Please use this identifier to cite or link to this item: http://hdl.handle.net/10397/90263
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dc.contributorDepartment of Applied Social Sciencesen_US
dc.creatorZhu, Xen_US
dc.creatorShek, DTLen_US
dc.date.accessioned2021-06-02T01:33:32Z-
dc.date.available2021-06-02T01:33:32Z-
dc.identifier.issn0190-7409en_US
dc.identifier.urihttp://hdl.handle.net/10397/90263-
dc.language.isoenen_US
dc.publisherPergamon Pressen_US
dc.rights© 2021 The Author(s). Published by Elsevier Ltd. This is an open access article under the CC BY-NC-ND license (http://creativecommons.org/licenses/by-nc-nd/4.0/)en_US
dc.rightsThe following publication Zhu, X., & Shek, D. T. L. (2021). Parental factors and adolescent well-being: Associations between developmental trajectories. Children and Youth Services Review, 127, 106071 is available at https://doi.org//10.1016/j.childyouth.2021.106071en_US
dc.subjectParentingen_US
dc.subjectLife satisfactionen_US
dc.subjectHopelessnessen_US
dc.subjectLatent growth curveen_US
dc.subjectChinese adolescenten_US
dc.titleParental factors and adolescent well-being : associations between developmental trajectoriesen_US
dc.typeJournal/Magazine Articleen_US
dc.identifier.volume127en_US
dc.identifier.doi10.1016/j.childyouth.2021.106071en_US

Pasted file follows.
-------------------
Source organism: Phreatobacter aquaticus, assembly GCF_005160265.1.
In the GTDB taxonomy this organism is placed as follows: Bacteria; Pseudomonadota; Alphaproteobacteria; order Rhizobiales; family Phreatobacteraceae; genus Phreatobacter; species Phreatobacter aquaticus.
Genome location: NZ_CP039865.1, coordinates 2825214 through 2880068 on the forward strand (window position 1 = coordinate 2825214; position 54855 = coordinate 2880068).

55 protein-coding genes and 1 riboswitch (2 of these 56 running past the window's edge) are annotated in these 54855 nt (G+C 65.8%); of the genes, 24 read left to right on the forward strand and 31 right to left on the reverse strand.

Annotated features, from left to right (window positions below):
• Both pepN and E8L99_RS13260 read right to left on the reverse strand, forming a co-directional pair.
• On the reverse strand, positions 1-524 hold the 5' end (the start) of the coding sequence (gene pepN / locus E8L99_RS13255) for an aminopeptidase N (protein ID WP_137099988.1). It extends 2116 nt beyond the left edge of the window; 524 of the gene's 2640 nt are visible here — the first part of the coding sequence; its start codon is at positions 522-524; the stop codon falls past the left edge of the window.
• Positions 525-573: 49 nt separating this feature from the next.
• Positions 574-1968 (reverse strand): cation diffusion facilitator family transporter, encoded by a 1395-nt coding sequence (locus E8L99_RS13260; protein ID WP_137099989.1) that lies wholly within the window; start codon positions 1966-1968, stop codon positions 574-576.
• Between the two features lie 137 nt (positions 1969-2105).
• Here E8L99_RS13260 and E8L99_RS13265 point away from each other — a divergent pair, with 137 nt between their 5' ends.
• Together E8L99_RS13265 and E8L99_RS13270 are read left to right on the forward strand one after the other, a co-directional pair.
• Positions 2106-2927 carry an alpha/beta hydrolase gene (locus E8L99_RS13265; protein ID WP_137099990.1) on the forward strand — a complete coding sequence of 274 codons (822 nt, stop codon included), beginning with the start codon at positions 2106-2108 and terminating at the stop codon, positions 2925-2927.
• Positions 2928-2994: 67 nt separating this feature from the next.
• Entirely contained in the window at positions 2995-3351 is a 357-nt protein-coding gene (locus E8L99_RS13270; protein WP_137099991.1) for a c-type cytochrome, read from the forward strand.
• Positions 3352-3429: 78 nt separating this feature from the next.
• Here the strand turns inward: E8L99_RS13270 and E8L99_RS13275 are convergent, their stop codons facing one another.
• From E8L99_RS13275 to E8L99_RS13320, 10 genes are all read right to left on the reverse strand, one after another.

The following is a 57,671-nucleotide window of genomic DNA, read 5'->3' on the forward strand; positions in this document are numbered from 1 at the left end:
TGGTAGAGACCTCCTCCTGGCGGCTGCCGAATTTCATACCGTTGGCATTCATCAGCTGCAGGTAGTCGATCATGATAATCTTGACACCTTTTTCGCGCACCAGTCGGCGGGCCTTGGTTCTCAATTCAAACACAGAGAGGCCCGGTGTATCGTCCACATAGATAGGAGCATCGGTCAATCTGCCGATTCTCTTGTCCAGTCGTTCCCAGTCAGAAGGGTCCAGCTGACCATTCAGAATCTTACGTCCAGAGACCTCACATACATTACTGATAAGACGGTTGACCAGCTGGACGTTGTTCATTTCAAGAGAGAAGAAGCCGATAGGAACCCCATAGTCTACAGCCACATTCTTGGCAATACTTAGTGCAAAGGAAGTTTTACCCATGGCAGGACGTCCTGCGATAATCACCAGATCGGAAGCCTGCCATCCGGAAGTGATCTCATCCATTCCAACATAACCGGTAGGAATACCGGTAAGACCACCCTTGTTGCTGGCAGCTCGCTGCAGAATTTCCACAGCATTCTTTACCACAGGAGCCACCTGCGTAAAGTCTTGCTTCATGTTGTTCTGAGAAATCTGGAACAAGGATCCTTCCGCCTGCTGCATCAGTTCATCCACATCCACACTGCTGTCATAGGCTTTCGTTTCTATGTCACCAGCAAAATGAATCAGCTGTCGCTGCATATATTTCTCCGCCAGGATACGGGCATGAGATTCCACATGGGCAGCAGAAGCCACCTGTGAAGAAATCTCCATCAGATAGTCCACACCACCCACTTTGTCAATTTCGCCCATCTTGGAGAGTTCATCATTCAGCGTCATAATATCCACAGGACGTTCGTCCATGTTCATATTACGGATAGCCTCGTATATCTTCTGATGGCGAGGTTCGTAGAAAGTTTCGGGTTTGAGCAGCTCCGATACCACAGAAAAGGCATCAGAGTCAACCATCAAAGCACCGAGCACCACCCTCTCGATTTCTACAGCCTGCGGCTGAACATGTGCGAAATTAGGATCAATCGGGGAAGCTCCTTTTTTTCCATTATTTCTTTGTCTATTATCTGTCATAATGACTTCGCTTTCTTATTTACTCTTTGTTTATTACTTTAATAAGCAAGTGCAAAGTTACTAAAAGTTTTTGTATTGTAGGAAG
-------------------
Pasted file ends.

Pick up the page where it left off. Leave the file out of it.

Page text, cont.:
dcterms.abstractObjectives: This study examined the associations between developmental trajectories of parenting and adolescent well-being. The moderating effect of child gender was also explored.en_US
dcterms.abstractMethod: The participants were 3,328 Hong Kong Chinese adolescents (52.1% boys, mean age = 12.59 years at baseline) who responded to questionnaires measuring their perceptions of parenting and well-being every year during the six-year high school period.en_US
dcterms.abstractResults: Latent growth curve modeling revealed that trajectories of positive parental factors (behavioral control and parent–child relationship) positively predicted trajectory of life satisfaction, but negatively predicted hopelessness trajectory, indexed by intercept–intercept and slope–slope associations. Reverse associations were found for psychological control. Child gender mainly moderated the influence of psychological control, with the associations appearing to be slightly stronger for girls than for boys.en_US
dcterms.abstractConclusion: These findings add evidence that there may be long-term parental impacts on children’s well-being and highlight the importance of looking at related developmental trajectories involved.en_US
dcterms.accessRightsopen accessen_US
dcterms.bibliographicCitationChildren and youth services review, Aug. 2021, v.127, 106071en_US
dcterms.isPartOfChildren and youth services reviewen_US
dcterms.issued2021-08-
dc.identifier.scopus2-s2.0-85106495075-
dc.identifier.eissn1873-7765en_US
dc.identifier.artn106071en_US
dc.description.validate202106 bcvcen_US
dc.description.oaVersion of Recorden_US
dc.identifier.FolderNumbera0898-n02-
dc.description.fundingSourceSelf-fundeden_US
dc.description.pubStatusPublisheden_US
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